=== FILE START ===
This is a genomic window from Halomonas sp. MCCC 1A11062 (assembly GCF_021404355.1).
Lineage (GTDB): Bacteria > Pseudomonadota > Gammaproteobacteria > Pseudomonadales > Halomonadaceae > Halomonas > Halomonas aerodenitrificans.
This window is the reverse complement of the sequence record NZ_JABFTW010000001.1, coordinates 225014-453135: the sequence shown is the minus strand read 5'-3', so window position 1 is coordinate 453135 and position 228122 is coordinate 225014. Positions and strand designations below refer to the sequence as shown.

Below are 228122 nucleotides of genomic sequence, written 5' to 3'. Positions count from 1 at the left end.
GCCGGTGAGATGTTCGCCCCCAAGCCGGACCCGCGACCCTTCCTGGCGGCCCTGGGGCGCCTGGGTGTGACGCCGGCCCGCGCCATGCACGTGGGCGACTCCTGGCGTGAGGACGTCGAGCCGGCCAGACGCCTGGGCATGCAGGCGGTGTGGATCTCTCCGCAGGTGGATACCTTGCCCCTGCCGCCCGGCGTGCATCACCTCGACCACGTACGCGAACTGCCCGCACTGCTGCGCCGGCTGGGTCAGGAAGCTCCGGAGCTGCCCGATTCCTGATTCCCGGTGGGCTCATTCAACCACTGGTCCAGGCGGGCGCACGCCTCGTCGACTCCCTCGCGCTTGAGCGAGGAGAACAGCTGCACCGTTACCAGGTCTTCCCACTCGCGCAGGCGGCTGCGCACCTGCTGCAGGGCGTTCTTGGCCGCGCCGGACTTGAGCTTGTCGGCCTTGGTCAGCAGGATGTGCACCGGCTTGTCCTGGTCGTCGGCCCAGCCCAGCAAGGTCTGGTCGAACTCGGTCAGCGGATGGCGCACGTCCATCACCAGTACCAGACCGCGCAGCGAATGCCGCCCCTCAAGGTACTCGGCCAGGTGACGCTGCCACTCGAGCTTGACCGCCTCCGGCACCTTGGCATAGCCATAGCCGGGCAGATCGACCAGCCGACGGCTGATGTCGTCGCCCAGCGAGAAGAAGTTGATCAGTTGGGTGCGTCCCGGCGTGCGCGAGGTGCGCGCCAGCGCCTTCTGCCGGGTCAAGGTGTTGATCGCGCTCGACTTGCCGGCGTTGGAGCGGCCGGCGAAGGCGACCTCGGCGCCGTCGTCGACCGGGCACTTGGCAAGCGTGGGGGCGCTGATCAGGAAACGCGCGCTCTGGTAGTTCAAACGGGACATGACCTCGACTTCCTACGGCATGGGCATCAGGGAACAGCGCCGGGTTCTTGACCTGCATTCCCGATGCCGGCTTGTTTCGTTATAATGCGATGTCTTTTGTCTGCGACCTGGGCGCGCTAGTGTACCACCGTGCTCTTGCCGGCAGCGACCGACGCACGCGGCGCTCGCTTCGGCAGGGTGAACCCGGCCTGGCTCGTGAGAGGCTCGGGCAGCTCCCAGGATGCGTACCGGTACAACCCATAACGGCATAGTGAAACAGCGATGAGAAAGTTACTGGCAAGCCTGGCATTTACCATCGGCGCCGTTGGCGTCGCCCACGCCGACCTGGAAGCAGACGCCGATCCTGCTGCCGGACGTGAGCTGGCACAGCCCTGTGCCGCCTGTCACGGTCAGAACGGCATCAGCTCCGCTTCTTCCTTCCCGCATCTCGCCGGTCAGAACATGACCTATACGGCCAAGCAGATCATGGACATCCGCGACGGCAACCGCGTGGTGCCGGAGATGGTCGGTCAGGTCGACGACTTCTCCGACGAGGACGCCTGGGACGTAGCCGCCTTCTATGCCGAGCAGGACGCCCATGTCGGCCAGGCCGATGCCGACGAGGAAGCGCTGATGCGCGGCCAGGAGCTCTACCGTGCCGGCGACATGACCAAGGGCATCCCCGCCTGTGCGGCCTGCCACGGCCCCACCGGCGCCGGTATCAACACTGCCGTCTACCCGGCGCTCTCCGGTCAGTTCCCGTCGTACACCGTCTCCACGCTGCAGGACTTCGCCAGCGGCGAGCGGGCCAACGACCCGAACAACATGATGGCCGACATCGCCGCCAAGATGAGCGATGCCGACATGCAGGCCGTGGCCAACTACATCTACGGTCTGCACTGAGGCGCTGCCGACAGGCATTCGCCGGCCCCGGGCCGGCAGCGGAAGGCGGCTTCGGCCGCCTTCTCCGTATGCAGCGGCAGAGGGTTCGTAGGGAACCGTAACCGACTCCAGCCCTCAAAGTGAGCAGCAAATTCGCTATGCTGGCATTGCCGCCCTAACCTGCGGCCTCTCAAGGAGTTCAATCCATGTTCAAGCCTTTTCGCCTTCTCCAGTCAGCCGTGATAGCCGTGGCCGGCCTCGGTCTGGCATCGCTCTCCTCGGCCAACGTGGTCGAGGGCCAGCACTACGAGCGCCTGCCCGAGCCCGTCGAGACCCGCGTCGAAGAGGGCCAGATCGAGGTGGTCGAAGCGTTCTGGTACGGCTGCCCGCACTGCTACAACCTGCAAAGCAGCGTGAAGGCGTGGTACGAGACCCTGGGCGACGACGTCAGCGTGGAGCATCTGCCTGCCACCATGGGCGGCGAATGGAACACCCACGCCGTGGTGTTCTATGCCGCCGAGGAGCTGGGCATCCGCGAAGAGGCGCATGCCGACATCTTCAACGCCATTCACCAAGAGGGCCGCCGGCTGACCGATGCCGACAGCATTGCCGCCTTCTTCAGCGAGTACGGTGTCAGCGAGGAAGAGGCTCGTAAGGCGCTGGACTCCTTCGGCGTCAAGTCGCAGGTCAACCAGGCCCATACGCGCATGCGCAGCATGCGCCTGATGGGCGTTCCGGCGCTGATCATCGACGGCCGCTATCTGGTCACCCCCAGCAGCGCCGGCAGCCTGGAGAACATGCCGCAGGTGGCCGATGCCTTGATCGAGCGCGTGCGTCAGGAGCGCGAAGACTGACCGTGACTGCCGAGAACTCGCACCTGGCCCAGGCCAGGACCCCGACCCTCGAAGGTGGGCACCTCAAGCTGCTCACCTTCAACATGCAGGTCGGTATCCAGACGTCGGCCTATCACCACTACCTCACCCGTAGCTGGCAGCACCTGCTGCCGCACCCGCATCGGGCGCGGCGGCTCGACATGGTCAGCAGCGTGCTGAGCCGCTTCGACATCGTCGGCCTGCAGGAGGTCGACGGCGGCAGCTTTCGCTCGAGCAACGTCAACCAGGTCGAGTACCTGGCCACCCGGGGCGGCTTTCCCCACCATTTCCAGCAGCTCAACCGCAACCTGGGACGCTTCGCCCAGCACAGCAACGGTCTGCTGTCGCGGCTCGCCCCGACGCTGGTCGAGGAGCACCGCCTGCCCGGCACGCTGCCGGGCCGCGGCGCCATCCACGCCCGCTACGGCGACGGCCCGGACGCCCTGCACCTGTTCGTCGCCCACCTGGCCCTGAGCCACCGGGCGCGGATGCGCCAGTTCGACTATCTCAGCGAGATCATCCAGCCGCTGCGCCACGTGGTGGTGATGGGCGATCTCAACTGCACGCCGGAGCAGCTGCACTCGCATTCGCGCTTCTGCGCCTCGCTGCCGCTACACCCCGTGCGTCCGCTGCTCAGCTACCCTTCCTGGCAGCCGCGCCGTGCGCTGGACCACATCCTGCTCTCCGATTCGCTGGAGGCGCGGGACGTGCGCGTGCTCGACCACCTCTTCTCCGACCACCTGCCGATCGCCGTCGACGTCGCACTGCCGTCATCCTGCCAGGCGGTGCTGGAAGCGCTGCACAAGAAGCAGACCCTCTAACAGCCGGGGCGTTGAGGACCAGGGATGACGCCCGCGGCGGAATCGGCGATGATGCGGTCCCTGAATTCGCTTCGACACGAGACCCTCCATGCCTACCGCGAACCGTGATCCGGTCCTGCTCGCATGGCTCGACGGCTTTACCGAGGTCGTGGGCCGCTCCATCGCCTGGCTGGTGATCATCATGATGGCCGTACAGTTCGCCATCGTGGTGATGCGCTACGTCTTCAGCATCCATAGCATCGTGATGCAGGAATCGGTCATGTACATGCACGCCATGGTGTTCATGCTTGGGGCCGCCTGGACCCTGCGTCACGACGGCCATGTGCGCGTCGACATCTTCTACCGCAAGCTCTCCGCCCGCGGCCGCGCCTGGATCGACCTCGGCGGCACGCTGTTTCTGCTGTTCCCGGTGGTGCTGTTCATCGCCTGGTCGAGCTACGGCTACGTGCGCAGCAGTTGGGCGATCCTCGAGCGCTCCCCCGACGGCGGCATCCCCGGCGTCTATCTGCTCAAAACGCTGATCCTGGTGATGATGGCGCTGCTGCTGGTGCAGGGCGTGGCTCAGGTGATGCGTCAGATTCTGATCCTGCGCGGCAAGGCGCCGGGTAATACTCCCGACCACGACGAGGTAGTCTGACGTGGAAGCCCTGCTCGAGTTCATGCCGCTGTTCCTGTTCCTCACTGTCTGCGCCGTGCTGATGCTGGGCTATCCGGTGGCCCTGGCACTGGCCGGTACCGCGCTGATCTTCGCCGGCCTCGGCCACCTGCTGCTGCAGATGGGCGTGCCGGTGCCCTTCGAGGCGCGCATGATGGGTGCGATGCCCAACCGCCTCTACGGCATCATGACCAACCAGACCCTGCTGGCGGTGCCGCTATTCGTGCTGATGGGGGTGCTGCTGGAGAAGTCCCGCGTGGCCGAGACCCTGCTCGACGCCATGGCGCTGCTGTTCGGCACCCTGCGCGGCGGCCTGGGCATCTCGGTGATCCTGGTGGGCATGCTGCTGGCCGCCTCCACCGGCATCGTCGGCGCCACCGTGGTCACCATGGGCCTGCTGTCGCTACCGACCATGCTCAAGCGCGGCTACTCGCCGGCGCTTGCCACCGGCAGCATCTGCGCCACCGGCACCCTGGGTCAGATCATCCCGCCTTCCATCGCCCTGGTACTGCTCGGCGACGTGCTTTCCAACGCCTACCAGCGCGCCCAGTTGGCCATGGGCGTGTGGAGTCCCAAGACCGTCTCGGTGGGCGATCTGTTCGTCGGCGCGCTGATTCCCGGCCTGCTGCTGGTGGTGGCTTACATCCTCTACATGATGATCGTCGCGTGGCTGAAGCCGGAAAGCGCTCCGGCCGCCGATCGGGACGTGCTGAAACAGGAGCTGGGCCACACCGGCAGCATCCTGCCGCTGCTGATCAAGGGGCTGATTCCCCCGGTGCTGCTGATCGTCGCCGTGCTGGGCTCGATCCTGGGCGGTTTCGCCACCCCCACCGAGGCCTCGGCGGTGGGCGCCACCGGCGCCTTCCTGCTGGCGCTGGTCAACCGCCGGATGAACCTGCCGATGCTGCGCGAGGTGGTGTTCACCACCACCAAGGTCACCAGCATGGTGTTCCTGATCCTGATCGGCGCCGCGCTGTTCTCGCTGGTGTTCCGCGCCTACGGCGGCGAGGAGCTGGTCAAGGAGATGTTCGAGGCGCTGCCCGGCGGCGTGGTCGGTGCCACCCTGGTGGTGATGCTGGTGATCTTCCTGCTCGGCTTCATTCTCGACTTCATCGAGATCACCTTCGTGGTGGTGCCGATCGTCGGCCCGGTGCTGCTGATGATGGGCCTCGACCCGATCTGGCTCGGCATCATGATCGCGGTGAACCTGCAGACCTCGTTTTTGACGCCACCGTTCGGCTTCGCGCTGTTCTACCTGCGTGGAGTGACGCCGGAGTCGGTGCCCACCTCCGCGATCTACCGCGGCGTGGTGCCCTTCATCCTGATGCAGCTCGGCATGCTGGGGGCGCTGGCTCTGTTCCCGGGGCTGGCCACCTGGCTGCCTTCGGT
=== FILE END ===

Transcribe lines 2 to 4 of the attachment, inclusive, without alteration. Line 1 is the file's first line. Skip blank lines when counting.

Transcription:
Lineage (GTDB): Bacteria > Pseudomonadota > Gammaproteobacteria > Pseudomonadales > Halomonadaceae > Halomonas > Halomonas aerodenitrificans.
This window is the reverse complement of the sequence record NZ_JABFTW010000001.1, coordinates 225014-453135: the sequence shown is the minus strand read 5'-3', so window position 1 is coordinate 453135 and position 228122 is coordinate 225014. Positions and strand designations below refer to the sequence as shown.

Below are 228122 nucleotides of genomic sequence, written 5' to 3'. Positions count from 1 at the left end.